If you dance barefoot on the broken glass of undefined behaviour, you've got to expect the occasional cut.
    If at first you don't succeed, try writing your phone number on the exam paper.
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    You are 100% right and thanks for making that list.

    But my only problem is that im writing a GUI problem and win32 api functions use C strings.

    Now ive tried to rewrite the part of my program with c++ strings.

    I need to "walk" a pointer like: char * str++ in a loop and that i cant do with strings.
    So i used a vector like: myvector[0][vectorCounter++].

    But that i cant pass to a function that takes a LPCTSTR.
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  11. #11
    Frequently Quite Prolix dwks's Avatar
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    You can take a std::string and "convert" it to a char* very easily. That's what .c_str() is supposed to be for. I'm assuming LPCTSTR is really just a glorified char* so that should work for you.

    I need to "walk" a pointer like: char * str++ in a loop and that i cant do with strings.
    You can do that with iterators, which std::strings support. For example:
    Code:
    std::string name = "anonymous";
    for(std::string::iterator i = name.begin(); i != name.end(); ++ i) {
        char c = *i;
        std::cout << std::toupper(c);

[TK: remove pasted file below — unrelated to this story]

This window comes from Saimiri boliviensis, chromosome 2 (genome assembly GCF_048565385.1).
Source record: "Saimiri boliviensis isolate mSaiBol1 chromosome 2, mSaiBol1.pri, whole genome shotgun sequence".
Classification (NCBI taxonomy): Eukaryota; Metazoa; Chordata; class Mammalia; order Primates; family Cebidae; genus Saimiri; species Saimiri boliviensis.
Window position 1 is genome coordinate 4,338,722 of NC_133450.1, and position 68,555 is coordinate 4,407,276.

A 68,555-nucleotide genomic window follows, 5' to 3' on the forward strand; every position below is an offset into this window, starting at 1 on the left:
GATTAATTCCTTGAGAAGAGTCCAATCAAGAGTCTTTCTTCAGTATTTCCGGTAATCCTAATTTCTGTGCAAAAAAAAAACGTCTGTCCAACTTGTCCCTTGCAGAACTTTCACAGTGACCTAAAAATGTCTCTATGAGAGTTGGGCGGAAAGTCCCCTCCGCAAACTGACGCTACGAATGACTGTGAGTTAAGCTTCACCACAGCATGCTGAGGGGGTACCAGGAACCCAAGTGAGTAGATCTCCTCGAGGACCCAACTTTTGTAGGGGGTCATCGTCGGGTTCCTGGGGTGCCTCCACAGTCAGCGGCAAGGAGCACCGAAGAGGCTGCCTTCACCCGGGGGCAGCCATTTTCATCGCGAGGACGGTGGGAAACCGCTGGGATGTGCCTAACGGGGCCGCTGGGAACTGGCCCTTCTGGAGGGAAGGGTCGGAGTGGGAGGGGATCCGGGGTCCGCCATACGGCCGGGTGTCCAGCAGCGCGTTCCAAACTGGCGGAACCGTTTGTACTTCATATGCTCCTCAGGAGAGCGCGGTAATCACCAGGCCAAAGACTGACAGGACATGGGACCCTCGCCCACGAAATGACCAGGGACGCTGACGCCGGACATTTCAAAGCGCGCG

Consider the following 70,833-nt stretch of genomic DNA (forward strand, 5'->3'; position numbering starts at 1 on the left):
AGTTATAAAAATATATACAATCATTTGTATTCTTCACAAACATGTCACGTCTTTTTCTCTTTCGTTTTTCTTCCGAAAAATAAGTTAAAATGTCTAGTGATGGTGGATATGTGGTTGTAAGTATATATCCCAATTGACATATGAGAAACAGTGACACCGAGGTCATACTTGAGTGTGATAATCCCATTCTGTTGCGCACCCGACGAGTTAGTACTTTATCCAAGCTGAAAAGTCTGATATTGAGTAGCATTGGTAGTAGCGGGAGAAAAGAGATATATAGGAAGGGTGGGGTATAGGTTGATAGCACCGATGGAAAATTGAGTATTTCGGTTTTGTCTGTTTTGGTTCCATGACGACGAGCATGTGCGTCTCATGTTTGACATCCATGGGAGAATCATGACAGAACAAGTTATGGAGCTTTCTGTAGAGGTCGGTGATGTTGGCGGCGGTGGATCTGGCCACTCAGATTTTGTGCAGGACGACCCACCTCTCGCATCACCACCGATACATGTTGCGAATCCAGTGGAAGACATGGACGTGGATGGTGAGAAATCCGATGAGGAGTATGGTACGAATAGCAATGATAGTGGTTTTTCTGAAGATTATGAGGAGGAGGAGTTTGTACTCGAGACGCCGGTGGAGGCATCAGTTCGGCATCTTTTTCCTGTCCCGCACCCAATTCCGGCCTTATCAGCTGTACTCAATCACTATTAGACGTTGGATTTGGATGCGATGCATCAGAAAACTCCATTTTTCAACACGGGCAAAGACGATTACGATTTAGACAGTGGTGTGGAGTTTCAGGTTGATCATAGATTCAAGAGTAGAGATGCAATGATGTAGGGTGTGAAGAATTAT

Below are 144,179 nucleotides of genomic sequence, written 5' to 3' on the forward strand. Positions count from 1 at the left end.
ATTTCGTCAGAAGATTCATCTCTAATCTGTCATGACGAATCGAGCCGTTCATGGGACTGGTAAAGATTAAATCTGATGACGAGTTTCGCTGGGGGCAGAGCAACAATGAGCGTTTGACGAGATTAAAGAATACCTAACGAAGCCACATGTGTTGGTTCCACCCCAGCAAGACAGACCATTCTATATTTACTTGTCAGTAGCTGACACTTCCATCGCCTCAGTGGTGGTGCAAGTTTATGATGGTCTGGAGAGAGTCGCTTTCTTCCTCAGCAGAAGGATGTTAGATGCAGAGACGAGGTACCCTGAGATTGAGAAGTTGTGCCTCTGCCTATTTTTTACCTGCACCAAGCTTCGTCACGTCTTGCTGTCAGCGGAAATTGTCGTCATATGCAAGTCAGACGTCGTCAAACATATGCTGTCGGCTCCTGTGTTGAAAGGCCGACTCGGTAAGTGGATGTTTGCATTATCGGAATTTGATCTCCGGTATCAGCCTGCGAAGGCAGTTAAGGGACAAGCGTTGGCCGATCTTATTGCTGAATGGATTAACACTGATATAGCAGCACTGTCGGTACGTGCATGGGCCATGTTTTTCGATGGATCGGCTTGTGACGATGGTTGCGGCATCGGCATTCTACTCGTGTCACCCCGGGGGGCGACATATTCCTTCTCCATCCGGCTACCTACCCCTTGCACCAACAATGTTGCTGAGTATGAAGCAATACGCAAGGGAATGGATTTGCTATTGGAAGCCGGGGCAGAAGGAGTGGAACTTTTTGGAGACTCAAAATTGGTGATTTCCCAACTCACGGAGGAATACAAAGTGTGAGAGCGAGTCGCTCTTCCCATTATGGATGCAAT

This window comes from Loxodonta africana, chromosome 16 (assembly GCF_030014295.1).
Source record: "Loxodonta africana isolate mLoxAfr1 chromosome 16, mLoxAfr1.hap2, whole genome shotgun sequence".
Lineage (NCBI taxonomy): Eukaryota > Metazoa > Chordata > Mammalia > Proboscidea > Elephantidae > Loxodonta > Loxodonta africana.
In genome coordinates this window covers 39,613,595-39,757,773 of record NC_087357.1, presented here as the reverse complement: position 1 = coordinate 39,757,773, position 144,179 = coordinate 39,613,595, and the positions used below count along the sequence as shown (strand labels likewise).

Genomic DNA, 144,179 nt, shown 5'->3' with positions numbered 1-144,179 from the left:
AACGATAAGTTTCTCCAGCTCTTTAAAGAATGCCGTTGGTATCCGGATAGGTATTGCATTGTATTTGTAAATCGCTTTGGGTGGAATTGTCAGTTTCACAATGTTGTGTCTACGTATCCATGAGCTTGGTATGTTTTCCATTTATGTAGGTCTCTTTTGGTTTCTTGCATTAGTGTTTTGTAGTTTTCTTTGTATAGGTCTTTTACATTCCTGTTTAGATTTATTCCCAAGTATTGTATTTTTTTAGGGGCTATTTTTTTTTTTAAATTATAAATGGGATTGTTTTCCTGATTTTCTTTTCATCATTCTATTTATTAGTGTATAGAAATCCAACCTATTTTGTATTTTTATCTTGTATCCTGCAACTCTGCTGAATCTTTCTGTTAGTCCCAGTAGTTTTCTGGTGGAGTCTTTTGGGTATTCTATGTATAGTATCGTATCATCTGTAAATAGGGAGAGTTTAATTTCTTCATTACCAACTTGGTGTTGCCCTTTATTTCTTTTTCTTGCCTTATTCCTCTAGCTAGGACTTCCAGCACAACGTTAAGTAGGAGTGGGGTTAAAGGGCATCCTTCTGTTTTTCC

}
    dwk

    Seek and ye shall find. quaere et invenies.

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    Awesome, thank you Dwks!
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  13. #13
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    Im sorry but this isnt working out.

    If i use c_str and i use a pointer on it, it will give me only one letter not the whole string.
    So its not like a char * str that i can inrement and i still always have the rest of the string.
    Cause thats what im looking for.

    And an iterator i cant pass as a char* in a function.

    So its not that simple as one would think.

    Code:
        string name = "anonymous";
        
        // this will give me only one letter
        cout <<  *name.c_str()+1;
    Last edited by Ducky; 09-17-2010 at 01:30 PM.
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  14. #14
    Frequently Quite Prolix dwks's Avatar
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    I don't know what you're trying to do. Maybe you should elaborate.

    c_str() gives you a pointer to the whole string. If you like you can assign it to another char* pointer and ++ that pointer to step through the string. And this char* can certainly be passed to a function expecting a C-style string.
    Code:
    for(char *p = str.c_str(); *p; p ++) {
        std::cout << *p;
    }
    
    std::printf("%s\n", str.c_str());
    Are you trying to create a string, or an array of strings?
    dwk

    Seek and ye shall find. quaere et invenies.

    "Simplicity does not precede complexity, but follows it." -- Alan Perlis
    "Testing can only prove the presence of bugs, not their absence." -- Edsger Dijkstra
    "The only real mistake is the one from which we learn nothing." -- John Powell


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  15. #15
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    Im using TextOut in a loop to create a ticker effect.

    Code:
    TextOut(hdc,88, 110, Str++, 23);
    My C string has to be global so it must be dynamic.

    Now if i have to reassign the c++ String to a C-string i came back where i started and
    i just might as well start out with a C string.

    Because the whole point of C++ strings was not to allocate and free memory.
    Last edited by Ducky; 09-17-2010 at 02:35 PM.
    Compiler MSVC++ 2013 with Code::Blocks.